Investors fled after Circle-issued USDC’s inability to maintain its peg to the US dollar three days prior.
According to Messari data, Circle has taken around 3.9 billion USDC out of circulation since last Friday, bringing the total amount in circulation to 39.5 billion USDC. Circle continues to produce new coins that are added to the circulation, but far less than it did previously. The stablecoin issuer’s connections to the troubled Silicon Valley Bank (SVB) became known, and it appeared as though the banking sector was on the verge of collapse. This is when the supply of USDC began to decline.
Circle Clears All Backlogs
Circle said on Friday that SVB was a lien on $3.3 billion of its reserves. On the Kraken exchange early on Saturday, its value versus the dollar plummeted to 87 cents, a significant decline from the point at which the collapse of the crypto exchange FTX drove markets into meltdown. With the restoration of USDC’s peg, Circle declared that it will transfer the reserves to BNY Mellon.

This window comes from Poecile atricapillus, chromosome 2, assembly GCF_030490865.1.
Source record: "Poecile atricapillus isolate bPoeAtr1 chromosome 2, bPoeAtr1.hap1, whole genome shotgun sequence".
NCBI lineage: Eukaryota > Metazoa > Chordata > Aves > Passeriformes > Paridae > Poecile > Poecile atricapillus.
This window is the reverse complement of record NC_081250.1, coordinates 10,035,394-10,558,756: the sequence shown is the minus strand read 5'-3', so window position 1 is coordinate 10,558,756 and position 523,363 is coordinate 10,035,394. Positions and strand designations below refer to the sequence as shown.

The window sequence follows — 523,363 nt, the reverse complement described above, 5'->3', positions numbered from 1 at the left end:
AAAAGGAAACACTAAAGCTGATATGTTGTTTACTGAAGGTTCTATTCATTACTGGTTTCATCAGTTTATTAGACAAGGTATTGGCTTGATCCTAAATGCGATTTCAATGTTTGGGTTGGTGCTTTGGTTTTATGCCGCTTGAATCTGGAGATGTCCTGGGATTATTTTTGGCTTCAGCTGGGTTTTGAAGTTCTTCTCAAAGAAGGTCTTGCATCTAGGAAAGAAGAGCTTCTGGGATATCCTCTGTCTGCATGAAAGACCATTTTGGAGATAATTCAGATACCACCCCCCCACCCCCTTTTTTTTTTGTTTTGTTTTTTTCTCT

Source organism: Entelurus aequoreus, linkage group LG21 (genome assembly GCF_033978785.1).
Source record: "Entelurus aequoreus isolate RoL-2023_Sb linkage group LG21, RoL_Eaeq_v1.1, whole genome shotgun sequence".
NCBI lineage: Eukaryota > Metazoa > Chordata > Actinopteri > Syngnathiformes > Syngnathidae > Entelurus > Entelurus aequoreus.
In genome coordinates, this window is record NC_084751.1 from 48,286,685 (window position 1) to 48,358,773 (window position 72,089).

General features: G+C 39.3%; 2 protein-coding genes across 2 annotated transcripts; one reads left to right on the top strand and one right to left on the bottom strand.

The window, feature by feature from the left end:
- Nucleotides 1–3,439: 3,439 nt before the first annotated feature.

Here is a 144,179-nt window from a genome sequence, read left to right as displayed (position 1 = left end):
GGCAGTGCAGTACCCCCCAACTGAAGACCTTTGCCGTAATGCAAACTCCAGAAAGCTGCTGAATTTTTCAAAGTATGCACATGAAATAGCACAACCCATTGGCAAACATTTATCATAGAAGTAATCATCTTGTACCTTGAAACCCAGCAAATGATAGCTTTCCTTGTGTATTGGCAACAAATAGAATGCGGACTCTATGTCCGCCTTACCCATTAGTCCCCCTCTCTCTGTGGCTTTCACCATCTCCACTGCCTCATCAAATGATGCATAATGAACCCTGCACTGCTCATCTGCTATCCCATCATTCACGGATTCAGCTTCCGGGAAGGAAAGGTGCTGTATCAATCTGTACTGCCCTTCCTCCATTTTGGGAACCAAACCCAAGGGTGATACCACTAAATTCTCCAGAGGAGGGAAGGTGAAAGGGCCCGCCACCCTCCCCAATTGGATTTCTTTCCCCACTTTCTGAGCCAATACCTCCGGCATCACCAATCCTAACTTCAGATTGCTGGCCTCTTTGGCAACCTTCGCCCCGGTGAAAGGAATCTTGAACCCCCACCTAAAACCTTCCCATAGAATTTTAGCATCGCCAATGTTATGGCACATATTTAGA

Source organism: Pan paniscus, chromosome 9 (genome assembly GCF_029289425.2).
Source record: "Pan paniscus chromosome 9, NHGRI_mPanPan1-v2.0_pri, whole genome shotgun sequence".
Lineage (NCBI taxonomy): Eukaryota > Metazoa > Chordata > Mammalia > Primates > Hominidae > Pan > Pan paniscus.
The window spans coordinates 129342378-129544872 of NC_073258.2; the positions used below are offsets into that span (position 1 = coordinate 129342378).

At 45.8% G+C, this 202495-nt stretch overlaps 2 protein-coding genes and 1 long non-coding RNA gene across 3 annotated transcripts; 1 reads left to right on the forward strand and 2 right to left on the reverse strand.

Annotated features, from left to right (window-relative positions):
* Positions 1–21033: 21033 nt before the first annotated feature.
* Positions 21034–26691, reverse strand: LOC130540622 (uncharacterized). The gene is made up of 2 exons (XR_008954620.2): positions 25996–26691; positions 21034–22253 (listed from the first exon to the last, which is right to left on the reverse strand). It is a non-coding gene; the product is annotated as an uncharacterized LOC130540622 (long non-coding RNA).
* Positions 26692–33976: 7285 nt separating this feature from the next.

The USDC-U.S. dollar trading pairings on centralized exchanges (CEX), which provide real-time conversion rates into the dollar, boosted the daily transaction volume to an all-time high of $600 million on Saturday, according to a study from crypto analytics company Kaiko. In contrast, the daily average transaction volume in the previous week varied between $20 million and $40 million.
A larger portion of the deals has been made on CEXs, which “could not handle the inflow in sell volume, causing USDC’s exchange rate to collapse,” according to Kaiko.
When traders hurried to convert USDC for ether (ETH) and tether over the weekend, decentralized exchanges (DEX) Uniswap and Curve handled record-high trade volumes (USDT). According to Kaiko’s assessment, Curve and Uniswap version 3 processed almost $6 billion in volume for the USDC-USDT pairing.